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Our Patron / St. Monica — St. Monica Catholic Church

The Feast of St. Monica is celebrated on August 27th. The Feast of St. Augustine is celebrated on August 28th. Most of us associate Saint Monica with her son, the famous Saint Augustine, who is revered across the world. Due to a few of factors, this is understandable. We are all aware with the iconic artwork depicting the separation of Monica and Augustine at Ostia, which is displayed in the Vatican. It is also well known that an unnamed bishop said to Saint Monica: ‘The child of such tears will never perish,’ which has since become famous: We are given a brief introduction to Saint Monica, who is grieving.

  1. Saint Monica’s life was not without its difficulties.
  2. Patritius was a cruel and unfaithful spouse, despite the fact that he was normally giving and loving.
  3. Monica endured her trials with patience and cheerfulness, and her actions had a tremendous impact on Patritius, who was eventually converted to Christianity after twenty years of marriage.
  4. According to Saint Augustine’s teachings, his mother served her husband as a Lord and worked to win him to God by praising Him and speaking of Him via her virtues, which You bestowed upon her to make her attractive and humbly beautiful and admirable to her husband.
  5. In response to several wives coming to her, all scarred, to complain about their husbands’ behavior, she jokingly informed them that they should blame their own mouths.
  6. Augustine, the eldest, was born on the 13th of November, 354, in Tagaste, Italy.

The following information comes from Saint Augustine’s own writings: ‘While yet a kid, I had heard from her of the eternal life promised to us via the humiliations of the Lord, our God, Who came down to heal our pride.’ It was never possible for my father to completely overpower the influence of my mother in me in order to keep me from believing in Christ, since she worked tirelessly to have You, my God, be my Father rather than he, and You assisted her in this endeavor.’ Another passage from Saint Augustine states: ‘By Your great mercy, O Lord, Your tender heart imbibed with my mother’s milk, the sweet name of Christ, Your Son, my Saviour; and ever after nothing, no matter how learned, no matter how polished, no matter how truthful it may be, could ever completely carry me away if this name were not present.’ Please, please, please take me away!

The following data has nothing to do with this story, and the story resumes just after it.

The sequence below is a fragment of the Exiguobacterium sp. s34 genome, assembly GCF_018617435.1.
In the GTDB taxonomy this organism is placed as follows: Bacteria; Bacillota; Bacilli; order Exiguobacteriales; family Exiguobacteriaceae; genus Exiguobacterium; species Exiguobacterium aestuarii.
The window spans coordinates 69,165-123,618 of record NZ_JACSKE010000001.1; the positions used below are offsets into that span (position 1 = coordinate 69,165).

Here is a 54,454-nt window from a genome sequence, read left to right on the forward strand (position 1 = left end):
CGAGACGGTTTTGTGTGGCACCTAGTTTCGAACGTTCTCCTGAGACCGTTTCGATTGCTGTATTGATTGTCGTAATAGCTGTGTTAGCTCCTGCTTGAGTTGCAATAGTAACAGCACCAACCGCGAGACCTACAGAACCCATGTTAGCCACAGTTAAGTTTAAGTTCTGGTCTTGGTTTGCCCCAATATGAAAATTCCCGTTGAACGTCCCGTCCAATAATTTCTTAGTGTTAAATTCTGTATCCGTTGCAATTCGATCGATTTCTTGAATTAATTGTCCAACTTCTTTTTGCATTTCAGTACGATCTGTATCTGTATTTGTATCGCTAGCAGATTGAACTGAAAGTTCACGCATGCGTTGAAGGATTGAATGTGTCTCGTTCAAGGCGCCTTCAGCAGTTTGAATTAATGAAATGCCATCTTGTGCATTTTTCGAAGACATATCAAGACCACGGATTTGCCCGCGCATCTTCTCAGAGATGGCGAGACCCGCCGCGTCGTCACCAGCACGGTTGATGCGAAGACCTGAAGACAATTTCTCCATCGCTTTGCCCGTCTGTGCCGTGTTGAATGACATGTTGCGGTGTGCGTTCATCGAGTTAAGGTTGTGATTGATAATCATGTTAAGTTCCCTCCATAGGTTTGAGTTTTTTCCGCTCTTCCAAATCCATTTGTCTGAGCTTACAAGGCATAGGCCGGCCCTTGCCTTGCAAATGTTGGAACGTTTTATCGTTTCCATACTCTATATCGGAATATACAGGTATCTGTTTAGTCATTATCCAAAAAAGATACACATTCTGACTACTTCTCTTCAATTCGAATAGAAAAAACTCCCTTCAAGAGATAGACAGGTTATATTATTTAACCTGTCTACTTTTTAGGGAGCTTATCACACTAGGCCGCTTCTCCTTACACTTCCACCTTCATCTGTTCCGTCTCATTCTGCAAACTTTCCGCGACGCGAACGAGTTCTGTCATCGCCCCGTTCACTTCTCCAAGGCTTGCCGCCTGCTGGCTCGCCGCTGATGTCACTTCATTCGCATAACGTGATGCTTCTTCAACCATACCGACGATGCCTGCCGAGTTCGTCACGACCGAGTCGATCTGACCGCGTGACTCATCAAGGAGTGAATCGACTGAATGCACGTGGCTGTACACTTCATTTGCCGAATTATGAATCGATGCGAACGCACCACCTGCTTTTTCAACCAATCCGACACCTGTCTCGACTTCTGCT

1. Augustine, on the other hand, was partially, nearly totally, carried away.
  2. Augustine went from being a hero to being a zero.
  3. Because of his poor company, he grew ashamed of the fact that he was less evil than others.
  4. In the middle of it all, a light of hope appeared in the form of the well-known assurance: ‘The child of such tears will never perish’ Monica sat alone with her loss, but she was never without prayer, as she saw Augustine’s profound mental and moral difficulties over a period of many years.
  5. He was left to fight his battles on his own.
  6. ‘When we met, he would frequently burst out in praise of my saintly mother, congratulating me on having such a mother, completely unaware of the son she had in me who doubted everything,’ says Saint Augustine.
  7. However, Ambrose was smart in the way of souls, and his wisdom advised him to remain silent.
  8. It was then that the famous “pick up and read” episode occurred, which effectively completed Augustine’s conversion.
  9. ‘Our hearts were fashioned for You, O Lord, and they will not be at rest until they find peace in You,’ says the author.
  10. He expresses a wish to get baptized.
  11. In his own words: ‘After that, we walk into my mother’s room and tell her everything.

Because we were able to see that You had provided her far more than she had ever dared to ask for in all her prayers and tears on my behalf. ‘You had transformed her grieving into joy in a way that she could never have imagined.’

Source

Australian Catholic Truth Society published Mothers of History by J T Moran, CSSR in 1954, which may be found at CatholicSaints.info.

Memorial of Saint Monica, Mother of St. Augustine

The 27th of August is Memorial Day. White is the liturgical color. Patron The patron saint of unhappy marriages, housewives, and moms Her brilliant son would not have converted if she had not set an example of continual prayer for him. The majority of female saints who lived during the first few centuries of the Church were virgins, martyrs, or a combination of the two. The majority of female saints from the medieval and contemporary periods are nuns, particularly foundresses of religious organizations.

  • The mothers of kings, emperors, and other canonized saints are, with a few notable exceptions, the mothers of kings, emperors, and other canonized saints.
  • She was reared in a Catholic family in a long-extinct Christian North Africa, most likely in the little town of Tagaste in modern-day Algeria, where she was raised in a Catholic household.
  • As a result, while she was born in ancient times, just after the Council of Nicea, her family’s faith is thought to have originated with the earliest waves of African Christianity, centuries before the Council of Nicea.
  • No mother can be reduced to what she means to her children, yet so much about Monica’s life is known because of her son Augustine, who was the sole source of information about Monica’s life.
  • Monica is always worried about, and ever present to, Augustine’s well-being and happiness.
  • When Augustine is about to go on his journey to Italy from the port of Carthage, he is startled to find that his mother would be accompanying him on the journey.
  • She, on the other hand, is tenacious.

As a result, she tracks him down in Milan, where she eventually moves in with him and his buddies.